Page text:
Read or watch the original lecture here on The Yogi Bhajan Library of Teachings® searchable database. What a beautiful reminder at time of the solstice that we are all God’s body, and that we are all cared for. And, “If you can’t see God in all, you can’t see God at all,” which was Yogi Bhajan’s life motto.
Shabd Simran Kaur Adeniji
The Yogi Bhajan Library of Teachings®
Kundalini Research Institute
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The Yogi Bhajan Library of Teachings® is a non-profit organization and all donations are tax deductible under IRS code 501(c)(3).
KRI Recipe of the Month for June
Nam. Here are two favorites
that for many people bring
back memories of the 3HO
Summer Solstice Sadhana:
Golden Milk and Solstice Hot
Sauce. Now you can enjoy the
health benefits and amazing
flavors of these two great
recipes all year round!
SOLSTICE HOT SAUCE
Each year, the 3HO “family” holds its “Summer Solstice Sadhana” in Espanola, New Mexico. It is a chance for people to purify their minds, souls and bodies through practicing lots of Kundalini and Tantric Yoga, eating very cleansing food, drinking the purest water, and breathing clean air. As part of the healing diet, this special hot sauce made with native New Mexican chiles is always served.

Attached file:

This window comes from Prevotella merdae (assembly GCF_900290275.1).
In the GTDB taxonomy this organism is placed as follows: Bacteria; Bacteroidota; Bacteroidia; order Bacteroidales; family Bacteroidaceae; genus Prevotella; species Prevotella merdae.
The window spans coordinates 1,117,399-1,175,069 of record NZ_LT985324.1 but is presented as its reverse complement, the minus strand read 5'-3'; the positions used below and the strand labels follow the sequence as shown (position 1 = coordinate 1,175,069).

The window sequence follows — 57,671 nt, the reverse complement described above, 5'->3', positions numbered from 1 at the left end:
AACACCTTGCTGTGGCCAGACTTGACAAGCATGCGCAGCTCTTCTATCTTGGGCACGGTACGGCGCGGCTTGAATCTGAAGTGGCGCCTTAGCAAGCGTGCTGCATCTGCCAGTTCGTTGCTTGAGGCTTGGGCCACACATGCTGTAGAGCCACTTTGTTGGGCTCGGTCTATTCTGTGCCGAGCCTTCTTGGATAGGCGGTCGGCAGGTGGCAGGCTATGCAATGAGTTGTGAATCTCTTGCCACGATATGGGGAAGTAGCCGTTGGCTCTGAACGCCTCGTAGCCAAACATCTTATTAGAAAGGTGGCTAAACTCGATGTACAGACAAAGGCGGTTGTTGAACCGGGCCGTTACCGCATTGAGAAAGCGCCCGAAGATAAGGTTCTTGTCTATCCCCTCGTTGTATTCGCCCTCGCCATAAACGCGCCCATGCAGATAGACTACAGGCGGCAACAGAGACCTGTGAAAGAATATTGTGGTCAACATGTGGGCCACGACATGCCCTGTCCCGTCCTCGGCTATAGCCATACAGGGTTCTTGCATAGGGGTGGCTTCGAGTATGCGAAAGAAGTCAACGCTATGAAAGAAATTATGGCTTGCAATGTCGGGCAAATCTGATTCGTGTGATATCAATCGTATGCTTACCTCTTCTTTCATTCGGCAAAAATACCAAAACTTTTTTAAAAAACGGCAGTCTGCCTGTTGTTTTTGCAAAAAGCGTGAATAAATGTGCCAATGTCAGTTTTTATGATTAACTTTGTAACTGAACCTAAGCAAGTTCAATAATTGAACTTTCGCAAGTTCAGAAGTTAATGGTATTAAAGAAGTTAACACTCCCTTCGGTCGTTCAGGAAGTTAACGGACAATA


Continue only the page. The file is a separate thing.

3 large onions, chopped
1/4 cup dry crushed red chiles
8 oz. tamarind concentrate
16 oz. hot water
1 1/2 cup sesame oil
1 Tbsp. turmeric
10 whole small dry red chiles
2 cups apple cider vinegar
Put onions in a large bowl. Sprinkle with crushed chiles. Melt tamarind concentrate in hot water. Add oil and diluted tamarind to onions. Sprinkle with turmeric. Add whole chiles and vinegar. Stir and cover. Let sit overnight or several days for the fullest flavor. Store in refrigerator. It will keep a long time, and get better and better. Yields 2 quarts.
Excerpt From: Yogi Bhajan, PhD. “Foods for Health and Healing: Remedies Recipes.”
This delicious hot drink is very good for the spine. It lubricates all the joints and helps to break up calcium deposits.
1/8 tsp. turmeric
1/4 cup water
8 oz. milk
2 Tbsp. raw almond oil
honey to taste
Boil turmeric in water for about 8 minutes until it forms a thick paste. If too much water boils away, add a little more water. Meanwhile, bring milk to a boil with the almond oil. As soon as it boils, remove from heat. Combine the two mixtures and add honey to taste.
If you like, you can prepare a “reserve supply” of turmeric paste by boiling a larger quantity of turmeric and storing in the refrigerator up to 40 days.
As a change of pace, whiz golden milk in the blender until frothy, and serve with a sprinkle of cinnamon.
Excerpt From: Yogi Bhajan, PhD. “Foods for Health and Healing: Remedies Recipes.”